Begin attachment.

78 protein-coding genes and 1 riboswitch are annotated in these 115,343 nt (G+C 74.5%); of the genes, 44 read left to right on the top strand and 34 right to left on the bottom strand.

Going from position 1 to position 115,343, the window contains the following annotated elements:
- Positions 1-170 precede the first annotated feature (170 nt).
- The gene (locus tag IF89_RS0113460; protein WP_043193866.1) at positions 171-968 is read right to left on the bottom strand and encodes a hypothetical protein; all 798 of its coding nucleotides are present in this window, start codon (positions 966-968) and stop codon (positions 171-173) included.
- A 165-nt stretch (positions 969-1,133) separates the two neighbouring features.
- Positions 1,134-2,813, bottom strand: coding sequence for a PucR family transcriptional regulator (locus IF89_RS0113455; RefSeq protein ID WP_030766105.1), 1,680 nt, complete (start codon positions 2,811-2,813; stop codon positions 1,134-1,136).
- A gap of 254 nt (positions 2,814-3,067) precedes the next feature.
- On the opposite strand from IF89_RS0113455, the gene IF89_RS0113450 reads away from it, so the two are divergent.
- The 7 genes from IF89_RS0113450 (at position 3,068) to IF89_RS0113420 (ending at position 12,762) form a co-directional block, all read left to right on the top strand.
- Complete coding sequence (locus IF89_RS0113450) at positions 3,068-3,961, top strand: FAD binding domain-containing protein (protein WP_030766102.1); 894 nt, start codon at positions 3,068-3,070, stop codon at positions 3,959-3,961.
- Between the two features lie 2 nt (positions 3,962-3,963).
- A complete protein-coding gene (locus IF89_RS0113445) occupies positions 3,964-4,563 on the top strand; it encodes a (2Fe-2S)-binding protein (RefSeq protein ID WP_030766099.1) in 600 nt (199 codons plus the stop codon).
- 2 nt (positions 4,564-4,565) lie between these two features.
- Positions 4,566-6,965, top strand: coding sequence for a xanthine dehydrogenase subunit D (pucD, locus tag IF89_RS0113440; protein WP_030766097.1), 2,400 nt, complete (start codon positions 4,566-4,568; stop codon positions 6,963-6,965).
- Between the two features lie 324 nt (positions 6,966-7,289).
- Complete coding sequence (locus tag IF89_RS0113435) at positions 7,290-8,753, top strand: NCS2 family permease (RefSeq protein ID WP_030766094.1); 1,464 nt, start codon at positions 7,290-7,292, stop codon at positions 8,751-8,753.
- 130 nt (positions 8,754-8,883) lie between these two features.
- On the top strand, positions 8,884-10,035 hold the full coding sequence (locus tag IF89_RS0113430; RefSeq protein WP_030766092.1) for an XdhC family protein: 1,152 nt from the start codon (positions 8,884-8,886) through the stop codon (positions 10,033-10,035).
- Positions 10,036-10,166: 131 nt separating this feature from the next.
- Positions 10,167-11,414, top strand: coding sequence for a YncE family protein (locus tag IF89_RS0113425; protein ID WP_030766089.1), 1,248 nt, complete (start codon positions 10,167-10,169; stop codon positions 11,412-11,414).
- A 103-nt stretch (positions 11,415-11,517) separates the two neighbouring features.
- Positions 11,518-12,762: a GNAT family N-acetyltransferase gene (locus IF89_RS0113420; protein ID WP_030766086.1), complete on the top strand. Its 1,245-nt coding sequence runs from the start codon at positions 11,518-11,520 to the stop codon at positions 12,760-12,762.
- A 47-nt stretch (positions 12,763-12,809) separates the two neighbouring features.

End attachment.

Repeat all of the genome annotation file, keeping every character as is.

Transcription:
78 protein-coding genes and 1 riboswitch are annotated in these 115,343 nt (G+C 74.5%); of the genes, 44 read left to right on the top strand and 34 right to left on the bottom strand.

Going from position 1 to position 115,343, the window contains the following annotated elements:
- Positions 1-170 precede the first annotated feature (170 nt).
- The gene (locus tag IF89_RS0113460; protein WP_043193866.1) at positions 171-968 is read right to left on the bottom strand and encodes a hypothetical protein; all 798 of its coding nucleotides are present in this window, start codon (positions 966-968) and stop codon (positions 171-173) included.
- A 165-nt stretch (positions 969-1,133) separates the two neighbouring features.
- Positions 1,134-2,813, bottom strand: coding sequence for a PucR family transcriptional regulator (locus IF89_RS0113455; RefSeq protein ID WP_030766105.1), 1,680 nt, complete (start codon positions 2,811-2,813; stop codon positions 1,134-1,136).
- A gap of 254 nt (positions 2,814-3,067) precedes the next feature.
- On the opposite strand from IF89_RS0113455, the gene IF89_RS0113450 reads away from it, so the two are divergent.
- The 7 genes from IF89_RS0113450 (at position 3,068) to IF89_RS0113420 (ending at position 12,762) form a co-directional block, all read left to right on the top strand.
- Complete coding sequence (locus IF89_RS0113450) at positions 3,068-3,961, top strand: FAD binding domain-containing protein (protein WP_030766102.1); 894 nt, start codon at positions 3,068-3,070, stop codon at positions 3,959-3,961.
- Between the two features lie 2 nt (positions 3,962-3,963).
- A complete protein-coding gene (locus IF89_RS0113445) occupies positions 3,964-4,563 on the top strand; it encodes a (2Fe-2S)-binding protein (RefSeq protein ID WP_030766099.1) in 600 nt (199 codons plus the stop codon).
- 2 nt (positions 4,564-4,565) lie between these two features.
- Positions 4,566-6,965, top strand: coding sequence for a xanthine dehydrogenase subunit D (pucD, locus tag IF89_RS0113440; protein WP_030766097.1), 2,400 nt, complete (start codon positions 4,566-4,568; stop codon positions 6,963-6,965).
- Between the two features lie 324 nt (positions 6,966-7,289).
- Complete coding sequence (locus tag IF89_RS0113435) at positions 7,290-8,753, top strand: NCS2 family permease (RefSeq protein ID WP_030766094.1); 1,464 nt, start codon at positions 7,290-7,292, stop codon at positions 8,751-8,753.
- 130 nt (positions 8,754-8,883) lie between these two features.
- On the top strand, positions 8,884-10,035 hold the full coding sequence (locus tag IF89_RS0113430; RefSeq protein WP_030766092.1) for an XdhC family protein: 1,152 nt from the start codon (positions 8,884-8,886) through the stop codon (positions 10,033-10,035).
- Positions 10,036-10,166: 131 nt separating this feature from the next.
- Positions 10,167-11,414, top strand: coding sequence for a YncE family protein (locus tag IF89_RS0113425; protein ID WP_030766089.1), 1,248 nt, complete (start codon positions 10,167-10,169; stop codon positions 11,412-11,414).
- A 103-nt stretch (positions 11,415-11,517) separates the two neighbouring features.
- Positions 11,518-12,762: a GNAT family N-acetyltransferase gene (locus IF89_RS0113420; protein ID WP_030766086.1), complete on the top strand. Its 1,245-nt coding sequence runs from the start codon at positions 11,518-11,520 to the stop codon at positions 12,760-12,762.
- A 47-nt stretch (positions 12,763-12,809) separates the two neighbouring features.